Just-In-Time Compiler

What Does Just-In-Time Compiler Mean?

A just-in-time (JIT) compiler is a compiler that compiles code during program execution, rather than ahead of time. Many traditional compilers compiled code, transitioning between code input and machine language, well before runtime. A JIT compiler is a way to compile in real time or on the fly as the program executes.


Just-in-time compilation is also known as dynamic translation.

Techopedia Explains Just-In-Time Compiler

Ahead-of-time (AOT) compilers go through all of the code before the program is ever run. This allows for the allocation of more resources to the compile process without slowing down initial program execution. JIT compilers can be slower, because they have to balance compile resources with runtime concerns. However, one of the benefits of a JIT compiler is that the on-the-fly compile can allow for dynamic changes according to the platform.

In general, JIT compilers offer a key choice for developers and engineers, the ability to only compile when the program is run, rather than splitting up compile and initial execution into two separate stages.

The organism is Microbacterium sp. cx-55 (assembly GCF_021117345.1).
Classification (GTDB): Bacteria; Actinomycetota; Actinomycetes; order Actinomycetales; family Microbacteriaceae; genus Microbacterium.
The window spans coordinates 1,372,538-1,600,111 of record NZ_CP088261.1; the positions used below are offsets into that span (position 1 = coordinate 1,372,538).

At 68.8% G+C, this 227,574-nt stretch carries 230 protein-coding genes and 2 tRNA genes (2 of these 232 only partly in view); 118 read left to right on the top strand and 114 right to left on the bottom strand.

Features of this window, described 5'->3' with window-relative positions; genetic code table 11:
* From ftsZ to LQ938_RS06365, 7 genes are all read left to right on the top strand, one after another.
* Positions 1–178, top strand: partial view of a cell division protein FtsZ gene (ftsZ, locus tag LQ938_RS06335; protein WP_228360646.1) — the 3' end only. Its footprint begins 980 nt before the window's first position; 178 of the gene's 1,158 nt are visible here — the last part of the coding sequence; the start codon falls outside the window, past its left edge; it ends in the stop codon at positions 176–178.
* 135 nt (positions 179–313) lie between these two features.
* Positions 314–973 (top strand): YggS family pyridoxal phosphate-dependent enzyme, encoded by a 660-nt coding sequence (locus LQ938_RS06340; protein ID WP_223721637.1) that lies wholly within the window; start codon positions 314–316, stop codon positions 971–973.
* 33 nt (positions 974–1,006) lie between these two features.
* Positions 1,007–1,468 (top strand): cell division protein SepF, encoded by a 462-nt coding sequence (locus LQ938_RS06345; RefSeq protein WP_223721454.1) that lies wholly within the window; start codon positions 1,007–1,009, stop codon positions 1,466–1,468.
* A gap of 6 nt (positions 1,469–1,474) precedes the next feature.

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Margaret Rouse is an award-winning technical writer and teacher known for her ability to explain complex technical subjects to a non-technical, business audience. Over the past twenty years her explanations have appeared on TechTarget websites and she's been cited as an authority in articles by the New York Times, Time Magazine, USA Today, ZDNet, PC Magazine and Discovery Magazine.Margaret's idea of a fun day is helping IT and business professionals learn to speak each other’s highly specialized languages. If you have a suggestion for a new definition or how to improve a technical explanation, please email Margaret or contact her…